Great Project...need some feedback

nelnel Posts: 2,859Member ■□□□□□□□□□
Hi,

Well the boss asked myself an a colleague to completely replace the entire network and implement the new kit to support Voip for the whole of our division (an entire country).

We are basically replacing everything including the core, switches and remote offices. its a massive project (costing £millions)and one i am looking forward to. Now a guy from our parent company will design it and we have to implement it. i have basic experiance with cisco and was about to start studying for my ccna soon so i am hoping it will go hand in hand.

I was just wondering if anyone could give me any good links on network design, data and voice vlans, advanced switching and mpls. because i dont have huge experiance with the technology but is something i want to get into and when i am speaking about it i want to know what i am talking about !

If anyone has been in a similar situation and could share there experiance?

Once the infrastructure has been replaced then we will also be heading the voip project...like i say its a great chance and one i want to grab with boths hands, so any help will be much appreciated.

also any tips from the pro's etc will be much appreciated because i know how gd the advice is around here.
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Comments

  • Mrock4Mrock4 Posts: 2,360Banned
    I personally love using cisco's online articles..

    http://www.ciscopress.com/articles/index.asp?st=42095


    If the other guy is handling design, then it sounds like you will get a lot of hands on experience. The CCNA would be perfect for such a task. We did a complete redesign of our network (roughly the size of PA), and I got to do a large majority of the configuration tasks..incredible learning experience. I would get hot on your CCNA studies. They'll be invaluable. Especially since they'll be fresh in your mind.

    As far as the VOIP, my education has been pretty informal. Once the CCNP is completed, I'll gear my studies more towards the little nuances that make up VOIP. You can still learn a lot about VOIP by on the job training..although your troubleshooting skills will be somewhat limited, as you will understand how to do things, not the why. Still, I would jump at the opportunity..which it sounds like you're doing.
  • phreakphreak Posts: 171Member
    You might ask over in the CCVP forum to see if those guys can help you. Congrats on the big project. I can speak from experience (i had something similar, it was routing and switching and not voip) and if you have very little experience it will be stressful during installation and troubleshooting but once you get it turned up and accepted you'll look back and see how far you came. Its like traveling through the mountains by foot in the middle of winter. It really really sucks, you think you are going to die, but once you make it through and see the light on the other side you look back at all of the things you went through. You also realize how much experience you now have.

    Just remember to have fun while you are doing this. That'll help ease it along.
    :D
  • dtlokeedtlokee Posts: 2,381Member
    Get in touch with Cisco they will off you all sorts of pre-sales engineering (either directly or through a partner) for such a project. There are hundreds of design guides on Cisco's website in the product support part, but you may want to pick up a CCDA book for a good overview.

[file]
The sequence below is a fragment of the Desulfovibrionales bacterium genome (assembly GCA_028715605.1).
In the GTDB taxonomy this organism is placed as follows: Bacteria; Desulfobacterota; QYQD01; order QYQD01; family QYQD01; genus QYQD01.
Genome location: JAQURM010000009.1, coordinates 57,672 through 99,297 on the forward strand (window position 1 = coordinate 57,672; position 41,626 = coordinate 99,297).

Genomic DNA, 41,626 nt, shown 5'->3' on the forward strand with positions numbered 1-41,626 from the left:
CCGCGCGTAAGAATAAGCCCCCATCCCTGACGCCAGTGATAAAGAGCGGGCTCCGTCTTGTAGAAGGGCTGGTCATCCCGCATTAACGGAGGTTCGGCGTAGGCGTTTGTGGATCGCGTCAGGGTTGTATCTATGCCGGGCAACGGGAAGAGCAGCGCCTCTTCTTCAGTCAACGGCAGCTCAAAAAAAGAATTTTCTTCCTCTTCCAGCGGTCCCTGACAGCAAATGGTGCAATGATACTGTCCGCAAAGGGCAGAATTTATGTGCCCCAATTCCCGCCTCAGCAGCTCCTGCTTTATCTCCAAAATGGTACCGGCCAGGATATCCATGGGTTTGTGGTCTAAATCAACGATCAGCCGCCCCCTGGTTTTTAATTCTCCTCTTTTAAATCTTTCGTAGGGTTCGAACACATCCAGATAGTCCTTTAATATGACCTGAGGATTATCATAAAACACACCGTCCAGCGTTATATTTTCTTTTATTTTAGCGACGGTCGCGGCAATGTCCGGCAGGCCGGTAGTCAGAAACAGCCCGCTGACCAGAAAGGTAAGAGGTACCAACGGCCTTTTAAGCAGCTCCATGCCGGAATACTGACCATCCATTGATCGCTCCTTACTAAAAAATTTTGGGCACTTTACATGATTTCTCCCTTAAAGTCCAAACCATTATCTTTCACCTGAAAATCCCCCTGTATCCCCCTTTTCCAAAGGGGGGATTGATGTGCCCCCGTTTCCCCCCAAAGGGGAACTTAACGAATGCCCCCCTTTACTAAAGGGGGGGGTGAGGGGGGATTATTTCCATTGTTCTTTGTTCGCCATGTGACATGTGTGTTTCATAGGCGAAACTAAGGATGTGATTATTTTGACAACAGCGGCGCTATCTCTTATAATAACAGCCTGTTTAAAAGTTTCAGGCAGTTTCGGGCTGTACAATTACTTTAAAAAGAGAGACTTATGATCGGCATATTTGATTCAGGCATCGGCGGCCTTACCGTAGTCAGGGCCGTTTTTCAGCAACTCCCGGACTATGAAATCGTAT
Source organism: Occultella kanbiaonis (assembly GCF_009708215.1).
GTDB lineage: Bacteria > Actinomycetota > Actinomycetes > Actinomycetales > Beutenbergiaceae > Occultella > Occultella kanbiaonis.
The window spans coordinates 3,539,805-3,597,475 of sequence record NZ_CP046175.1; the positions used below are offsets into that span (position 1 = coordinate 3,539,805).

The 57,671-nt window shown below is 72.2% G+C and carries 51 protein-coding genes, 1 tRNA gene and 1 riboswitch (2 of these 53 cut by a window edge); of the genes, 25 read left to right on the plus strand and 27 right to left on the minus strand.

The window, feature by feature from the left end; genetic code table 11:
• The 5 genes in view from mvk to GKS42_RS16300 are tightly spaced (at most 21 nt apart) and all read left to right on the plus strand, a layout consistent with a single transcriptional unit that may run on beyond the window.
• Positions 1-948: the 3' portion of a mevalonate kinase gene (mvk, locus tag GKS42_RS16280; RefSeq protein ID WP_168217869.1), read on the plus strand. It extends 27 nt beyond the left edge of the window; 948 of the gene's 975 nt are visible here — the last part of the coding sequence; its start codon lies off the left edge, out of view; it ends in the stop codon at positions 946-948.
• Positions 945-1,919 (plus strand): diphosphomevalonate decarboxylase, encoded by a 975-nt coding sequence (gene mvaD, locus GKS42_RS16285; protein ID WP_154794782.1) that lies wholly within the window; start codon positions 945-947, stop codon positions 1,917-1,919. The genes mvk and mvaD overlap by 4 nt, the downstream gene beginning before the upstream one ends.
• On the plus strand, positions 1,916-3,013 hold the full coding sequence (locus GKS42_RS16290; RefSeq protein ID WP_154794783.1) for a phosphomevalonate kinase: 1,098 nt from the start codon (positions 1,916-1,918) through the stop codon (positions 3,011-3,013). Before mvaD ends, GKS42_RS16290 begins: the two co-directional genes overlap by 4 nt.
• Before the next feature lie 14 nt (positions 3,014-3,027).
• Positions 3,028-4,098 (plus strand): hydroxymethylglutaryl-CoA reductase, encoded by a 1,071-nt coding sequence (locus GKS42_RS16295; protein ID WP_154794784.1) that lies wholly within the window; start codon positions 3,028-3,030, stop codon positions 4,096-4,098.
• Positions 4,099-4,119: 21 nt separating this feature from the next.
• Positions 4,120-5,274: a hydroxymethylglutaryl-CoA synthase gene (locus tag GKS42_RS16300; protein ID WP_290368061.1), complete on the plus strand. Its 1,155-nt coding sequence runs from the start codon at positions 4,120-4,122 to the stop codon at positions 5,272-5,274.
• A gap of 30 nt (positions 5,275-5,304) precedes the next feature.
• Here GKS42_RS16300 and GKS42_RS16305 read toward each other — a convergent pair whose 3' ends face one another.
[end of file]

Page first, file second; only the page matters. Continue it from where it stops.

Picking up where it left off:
Sounds like a good learning experience for you.
    The only easy day was yesterday!
  • nelnel Posts: 2,859Member ■□□□□□□□□□
    thanks for the replies fella's.

    I cant wait for it to start. This is the kind of work ive been interested in lately but havent been able to progress it due to the amount of uni work on. Also i think it will go great with my ccna studies.

    The project will probably last several months at least so it will keep me going for a little while. icon_lol.gif

    The initial phase will include replacing the entire routing and switching infrastructure - this is the 1st project, whilst putting in kit to support Voip. Then Voip will be a totally seperate project but following on from the initial first project.

    @phreak....how did you feel after the project in terms of experiance and understanding the technology? and have you progressed in networking since doing your project?

    anyone else feel free to comment or make an input because im on cloud 9 at the min !
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  • malcyboodmalcybood Posts: 900Member ■■■□□□□□□□
    My company are just going through something similar and we're now more or less at implementation stage. We're replacing current WAN MPLS network for an NGN MPLS network with a different supplier. It includes 26 MPLS sites that will be migrated and we have to ensure our current VOIP system works between the 2 networks during the migration as we're doing a phased migration as opposed to a "big bang"

    I would say you should familiarise yourself with some standard design rules from the CCDA book by Diane Teare. I found this to be very helpful.

    The basic process that we have used to date goes pretty much hand in hand with the Cisco PPDIOO model, you should familiarise yourself with this model. The rough steps so far for us;
      Audited existing network to perform gap analysis Identify key business applications to benefit from the new WAN Prepared an RFP document to send to potential bidding parties Invited 4 different suppliers to tender for the Request For Proposal (RFP) Each company presented their RFP response with high level design solution & cost model Narrowed down to 2 suppliers and had further technical/commercial workshops Performed reference checks with current customers of new suppliers & Gartner Identified clear "winner" after further negotiations (price)

    Currently stuck at the contract (lawyers zzzzz) stage but we have been doing proof of concept testing which has been all good so far.

    From the financial side of things you could ask the suppliers to present amortised costs over 3 & 5 years. This cuts down the chunk coming from the IT directors yearly budget from i.e. close to 1 million to 350,000 if it were a 3 year model, leaving more money in the kitty for you to ask for a pay rise lol. Depends if money is no object or not whether you take this approach.